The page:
Since first entering the field of view of Galileo's telescope in 1610, Saturn's rings have evoked a sense of mystery. For four centuries, astronomers have contemplated them, but none of their attempts to explain why the rings exist have ever seemed quite right.
The best attempt made so far came just last month: Robin Canup at the Southwest Research Institute in Boulder, Colorado published a new theory of the formation of Saturn's rings in the journal Nature. Not only does Canup's theory match observations better than any other, it's also awesome.
Canup proposed that the rings are the icy remnants of a bygone moon. When Saturn and its satellites formed along with the rest of the solar system 4.5 billion years ago, one of Saturn's large moons formed too close to the planet to maintain a stable orbit.
The moon started spiraling inward, and as it did, Saturn's gravity ripped away its icy outer layers and flung them into orbit to create the rings we see today. After 10,000 years of this denuding, the moon's leftover rocky core finally crashed into Saturn and crumbled.
Canup constructed a computer model simulating this series of events. The model accounts for the fact that 90-95 percent of Saturn's rings are composed of ice. Canup believes that the restrock and dustcomes from the meteorites that have peppered the rings for billions of years.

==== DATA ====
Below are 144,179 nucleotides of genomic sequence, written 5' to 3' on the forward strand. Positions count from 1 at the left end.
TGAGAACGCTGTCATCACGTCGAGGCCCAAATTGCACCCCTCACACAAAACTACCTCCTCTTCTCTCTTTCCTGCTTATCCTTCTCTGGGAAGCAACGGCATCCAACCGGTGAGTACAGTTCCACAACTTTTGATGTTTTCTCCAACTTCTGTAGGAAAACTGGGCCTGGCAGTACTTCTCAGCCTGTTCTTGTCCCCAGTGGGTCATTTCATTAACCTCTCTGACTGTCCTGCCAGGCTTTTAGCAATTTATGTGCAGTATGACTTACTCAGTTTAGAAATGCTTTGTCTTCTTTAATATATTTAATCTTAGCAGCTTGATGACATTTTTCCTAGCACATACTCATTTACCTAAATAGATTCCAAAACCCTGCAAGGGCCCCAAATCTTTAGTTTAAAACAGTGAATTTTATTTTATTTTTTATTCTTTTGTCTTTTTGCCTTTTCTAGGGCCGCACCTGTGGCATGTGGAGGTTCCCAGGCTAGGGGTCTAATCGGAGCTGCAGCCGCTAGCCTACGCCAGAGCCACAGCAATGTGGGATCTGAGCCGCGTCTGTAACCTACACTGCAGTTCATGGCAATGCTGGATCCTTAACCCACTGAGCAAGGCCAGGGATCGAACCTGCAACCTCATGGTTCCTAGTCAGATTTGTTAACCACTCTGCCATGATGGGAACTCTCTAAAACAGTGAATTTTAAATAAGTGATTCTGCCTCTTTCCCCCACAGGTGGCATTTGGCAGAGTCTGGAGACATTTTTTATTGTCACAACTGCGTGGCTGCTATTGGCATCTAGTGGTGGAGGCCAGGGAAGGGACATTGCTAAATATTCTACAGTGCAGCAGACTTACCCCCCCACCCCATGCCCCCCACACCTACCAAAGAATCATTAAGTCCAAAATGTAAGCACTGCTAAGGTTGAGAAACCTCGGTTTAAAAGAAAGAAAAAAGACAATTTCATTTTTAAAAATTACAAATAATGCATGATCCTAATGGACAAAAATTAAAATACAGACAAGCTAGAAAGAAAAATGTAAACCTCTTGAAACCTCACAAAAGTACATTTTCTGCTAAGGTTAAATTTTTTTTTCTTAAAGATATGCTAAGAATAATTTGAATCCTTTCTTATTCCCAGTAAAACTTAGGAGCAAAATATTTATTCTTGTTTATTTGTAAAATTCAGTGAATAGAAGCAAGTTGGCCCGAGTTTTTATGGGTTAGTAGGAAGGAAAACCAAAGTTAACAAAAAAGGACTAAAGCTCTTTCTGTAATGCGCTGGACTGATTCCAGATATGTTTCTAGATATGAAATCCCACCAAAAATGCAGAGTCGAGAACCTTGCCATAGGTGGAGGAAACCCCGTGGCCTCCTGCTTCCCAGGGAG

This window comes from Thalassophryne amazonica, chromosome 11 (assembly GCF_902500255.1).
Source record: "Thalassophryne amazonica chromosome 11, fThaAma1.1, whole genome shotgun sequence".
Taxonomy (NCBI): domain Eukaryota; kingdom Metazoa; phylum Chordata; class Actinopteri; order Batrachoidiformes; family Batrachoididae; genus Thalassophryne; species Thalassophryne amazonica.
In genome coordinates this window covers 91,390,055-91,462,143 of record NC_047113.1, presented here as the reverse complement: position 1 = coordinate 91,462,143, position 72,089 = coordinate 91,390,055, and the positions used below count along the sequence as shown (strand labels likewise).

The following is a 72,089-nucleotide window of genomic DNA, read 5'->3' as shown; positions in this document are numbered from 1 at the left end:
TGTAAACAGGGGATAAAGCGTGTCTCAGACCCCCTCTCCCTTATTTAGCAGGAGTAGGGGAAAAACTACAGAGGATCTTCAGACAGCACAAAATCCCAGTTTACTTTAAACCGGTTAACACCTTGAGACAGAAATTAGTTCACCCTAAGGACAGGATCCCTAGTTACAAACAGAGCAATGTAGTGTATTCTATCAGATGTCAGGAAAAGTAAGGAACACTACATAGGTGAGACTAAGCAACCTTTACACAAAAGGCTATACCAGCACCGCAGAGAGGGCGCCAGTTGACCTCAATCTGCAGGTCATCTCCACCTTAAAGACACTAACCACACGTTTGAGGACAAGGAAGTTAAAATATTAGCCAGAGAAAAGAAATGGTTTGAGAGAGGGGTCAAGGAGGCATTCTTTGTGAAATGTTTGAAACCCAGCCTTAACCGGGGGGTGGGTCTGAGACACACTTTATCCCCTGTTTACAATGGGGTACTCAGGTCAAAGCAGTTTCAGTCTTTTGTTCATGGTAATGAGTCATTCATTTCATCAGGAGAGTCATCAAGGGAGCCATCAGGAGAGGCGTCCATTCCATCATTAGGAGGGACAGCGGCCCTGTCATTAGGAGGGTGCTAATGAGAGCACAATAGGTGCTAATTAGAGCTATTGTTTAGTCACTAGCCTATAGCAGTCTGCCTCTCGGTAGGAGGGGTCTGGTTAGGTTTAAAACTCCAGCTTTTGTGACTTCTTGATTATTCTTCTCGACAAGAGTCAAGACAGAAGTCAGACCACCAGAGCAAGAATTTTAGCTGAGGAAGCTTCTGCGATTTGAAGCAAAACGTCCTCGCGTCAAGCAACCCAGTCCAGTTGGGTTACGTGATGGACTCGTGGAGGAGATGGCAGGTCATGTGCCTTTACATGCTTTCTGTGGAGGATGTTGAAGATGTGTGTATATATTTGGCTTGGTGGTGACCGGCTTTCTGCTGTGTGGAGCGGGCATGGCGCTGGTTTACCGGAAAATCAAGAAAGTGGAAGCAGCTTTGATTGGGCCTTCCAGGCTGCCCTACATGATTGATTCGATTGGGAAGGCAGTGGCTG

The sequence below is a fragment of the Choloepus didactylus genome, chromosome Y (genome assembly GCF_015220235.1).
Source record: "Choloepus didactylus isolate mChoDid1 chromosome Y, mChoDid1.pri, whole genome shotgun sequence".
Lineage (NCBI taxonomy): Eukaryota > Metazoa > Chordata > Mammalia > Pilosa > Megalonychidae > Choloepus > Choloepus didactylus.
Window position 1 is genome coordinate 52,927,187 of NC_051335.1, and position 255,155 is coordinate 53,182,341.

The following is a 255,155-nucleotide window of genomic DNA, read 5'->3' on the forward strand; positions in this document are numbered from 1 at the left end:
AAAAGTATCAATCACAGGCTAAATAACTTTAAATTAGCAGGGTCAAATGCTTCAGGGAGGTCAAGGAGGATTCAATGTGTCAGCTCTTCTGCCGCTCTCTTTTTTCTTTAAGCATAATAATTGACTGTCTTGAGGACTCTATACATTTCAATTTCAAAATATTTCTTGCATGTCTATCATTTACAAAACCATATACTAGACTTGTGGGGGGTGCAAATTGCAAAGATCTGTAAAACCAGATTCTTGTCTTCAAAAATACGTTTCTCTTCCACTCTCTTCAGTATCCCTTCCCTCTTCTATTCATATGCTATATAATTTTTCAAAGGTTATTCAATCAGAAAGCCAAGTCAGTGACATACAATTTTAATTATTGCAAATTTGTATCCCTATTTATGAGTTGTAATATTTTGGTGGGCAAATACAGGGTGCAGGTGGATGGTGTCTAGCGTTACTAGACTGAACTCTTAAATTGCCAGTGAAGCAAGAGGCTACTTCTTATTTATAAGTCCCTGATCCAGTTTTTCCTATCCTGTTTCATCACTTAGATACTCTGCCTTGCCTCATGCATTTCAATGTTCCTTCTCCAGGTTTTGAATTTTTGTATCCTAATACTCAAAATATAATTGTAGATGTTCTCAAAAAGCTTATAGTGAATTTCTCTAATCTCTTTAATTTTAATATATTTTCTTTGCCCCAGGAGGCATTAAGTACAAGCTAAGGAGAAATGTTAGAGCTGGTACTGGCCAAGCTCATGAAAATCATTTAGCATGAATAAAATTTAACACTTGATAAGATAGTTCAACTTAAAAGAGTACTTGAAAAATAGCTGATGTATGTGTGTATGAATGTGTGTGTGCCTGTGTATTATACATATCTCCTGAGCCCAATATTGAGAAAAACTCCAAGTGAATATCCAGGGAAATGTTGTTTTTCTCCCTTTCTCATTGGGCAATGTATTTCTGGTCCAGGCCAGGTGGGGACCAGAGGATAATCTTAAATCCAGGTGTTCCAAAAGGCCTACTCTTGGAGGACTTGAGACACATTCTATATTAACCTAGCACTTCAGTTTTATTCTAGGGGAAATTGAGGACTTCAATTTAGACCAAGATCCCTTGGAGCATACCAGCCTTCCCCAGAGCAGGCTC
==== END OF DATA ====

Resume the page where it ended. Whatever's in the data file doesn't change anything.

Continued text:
According to Larry Esposito, a leading planetary astronomer working on NASA's Cassini Mission to Saturn, previous models held that Saturn's rings originated either from a small moon or a passing comet that was torn to shreds by the planet's gravity. However, that notion failed to explain why the rings are so icy, because moons and comets contain a great deal of rock. Canup's "shaved ice" theory does the trick. "She has come up with a very clever way to explain the ring's composition," Esposito told Life's Little Mysteries.
The new theory can't explain everything zipping around Saturn, though, such as the small moons that dot the rings' outskirts. "Her theory holds that all the ring material should be composed of ice those small moons as well," said Esposito. "But they're not. They're rocky."
Another ring astronomer, Matthew Tiscareno at Cornell University, told Life's Little Mysteries, "Although it is not the final word, I think Canup's basic idea has opened up what is likely to be a very productive line of thought."
But for the time being, while those rocky moons remain unaccountable, the mystery of Saturn's rings continues.
Got a question? Send us an email and we'll look for an expert who can crack it.
Follow Natalie Wolchover on Twitter @nattyover
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Natalie Wolchover was a staff writer for Live Science from 2010 to 2012 and is currently a senior physics writer and editor for Quanta Magazine. She holds a bachelor's degree in physics from Tufts University and has studied physics at the University of California, Berkeley. Along with the staff of Quanta, Wolchover won the 2022 Pulitzer Prize for explanatory writing for her work on the building of the James Webb Space Telescope. Her work has also appeared in the The Best American Science and Nature Writing and The Best Writing on Mathematics, Nature, The New Yorker and Popular Science. She was the 2016 winner of the Evert Clark/Seth Payne Award, an annual prize for young science journalists, as well as the winner of the 2017 Science Communication Award for the American Institute of Physics.